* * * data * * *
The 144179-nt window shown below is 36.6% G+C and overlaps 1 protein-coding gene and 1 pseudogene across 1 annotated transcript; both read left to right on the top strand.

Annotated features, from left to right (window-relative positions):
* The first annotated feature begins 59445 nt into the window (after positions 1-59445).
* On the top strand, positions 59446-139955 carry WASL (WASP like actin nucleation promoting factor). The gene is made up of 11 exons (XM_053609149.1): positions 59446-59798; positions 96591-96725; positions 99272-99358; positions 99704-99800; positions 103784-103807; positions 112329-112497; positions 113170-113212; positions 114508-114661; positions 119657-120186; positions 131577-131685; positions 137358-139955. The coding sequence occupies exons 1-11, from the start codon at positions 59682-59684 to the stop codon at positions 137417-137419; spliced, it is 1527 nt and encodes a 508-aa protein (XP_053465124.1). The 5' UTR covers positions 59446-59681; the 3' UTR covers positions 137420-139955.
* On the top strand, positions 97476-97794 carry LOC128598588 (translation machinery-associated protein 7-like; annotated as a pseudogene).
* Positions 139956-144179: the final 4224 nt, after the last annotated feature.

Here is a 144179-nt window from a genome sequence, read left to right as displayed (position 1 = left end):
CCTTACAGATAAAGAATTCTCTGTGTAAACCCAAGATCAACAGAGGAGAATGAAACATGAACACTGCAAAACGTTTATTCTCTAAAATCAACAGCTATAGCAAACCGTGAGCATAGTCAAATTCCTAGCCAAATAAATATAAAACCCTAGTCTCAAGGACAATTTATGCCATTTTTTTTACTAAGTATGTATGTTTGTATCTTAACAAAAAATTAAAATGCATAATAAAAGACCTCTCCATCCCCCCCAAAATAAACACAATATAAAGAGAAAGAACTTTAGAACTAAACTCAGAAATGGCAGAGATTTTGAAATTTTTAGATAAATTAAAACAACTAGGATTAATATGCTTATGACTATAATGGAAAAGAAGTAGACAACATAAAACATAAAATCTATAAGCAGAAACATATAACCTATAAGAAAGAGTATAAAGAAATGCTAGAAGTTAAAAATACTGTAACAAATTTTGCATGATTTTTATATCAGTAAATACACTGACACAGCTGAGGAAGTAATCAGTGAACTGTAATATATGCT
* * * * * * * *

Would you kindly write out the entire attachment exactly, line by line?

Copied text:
The 144179-nt window shown below is 36.6% G+C and overlaps 1 protein-coding gene and 1 pseudogene across 1 annotated transcript; both read left to right on the top strand.

Annotated features, from left to right (window-relative positions):
* The first annotated feature begins 59445 nt into the window (after positions 1-59445).
* On the top strand, positions 59446-139955 carry WASL (WASP like actin nucleation promoting factor). The gene is made up of 11 exons (XM_053609149.1): positions 59446-59798; positions 96591-96725; positions 99272-99358; positions 99704-99800; positions 103784-103807; positions 112329-112497; positions 113170-113212; positions 114508-114661; positions 119657-120186; positions 131577-131685; positions 137358-139955. The coding sequence occupies exons 1-11, from the start codon at positions 59682-59684 to the stop codon at positions 137417-137419; spliced, it is 1527 nt and encodes a 508-aa protein (XP_053465124.1). The 5' UTR covers positions 59446-59681; the 3' UTR covers positions 137420-139955.
* On the top strand, positions 97476-97794 carry LOC128598588 (translation machinery-associated protein 7-like; annotated as a pseudogene).
* Positions 139956-144179: the final 4224 nt, after the last annotated feature.

Here is a 144179-nt window from a genome sequence, read left to right as displayed (position 1 = left end):
CCTTACAGATAAAGAATTCTCTGTGTAAACCCAAGATCAACAGAGGAGAATGAAACATGAACACTGCAAAACGTTTATTCTCTAAAATCAACAGCTATAGCAAACCGTGAGCATAGTCAAATTCCTAGCCAAATAAATATAAAACCCTAGTCTCAAGGACAATTTATGCCATTTTTTTTACTAAGTATGTATGTTTGTATCTTAACAAAAAATTAAAATGCATAATAAAAGACCTCTCCATCCCCCCCAAAATAAACACAATATAAAGAGAAAGAACTTTAGAACTAAACTCAGAAATGGCAGAGATTTTGAAATTTTTAGATAAATTAAAACAACTAGGATTAATATGCTTATGACTATAATGGAAAAGAAGTAGACAACATAAAACATAAAATCTATAAGCAGAAACATATAACCTATAAGAAAGAGTATAAAGAAATGCTAGAAGTTAAAAATACTGTAACAAATTTTGCATGATTTTTATATCAGTAAATACACTGACACAGCTGAGGAAGTAATCAGTGAACTGTAATATATGCT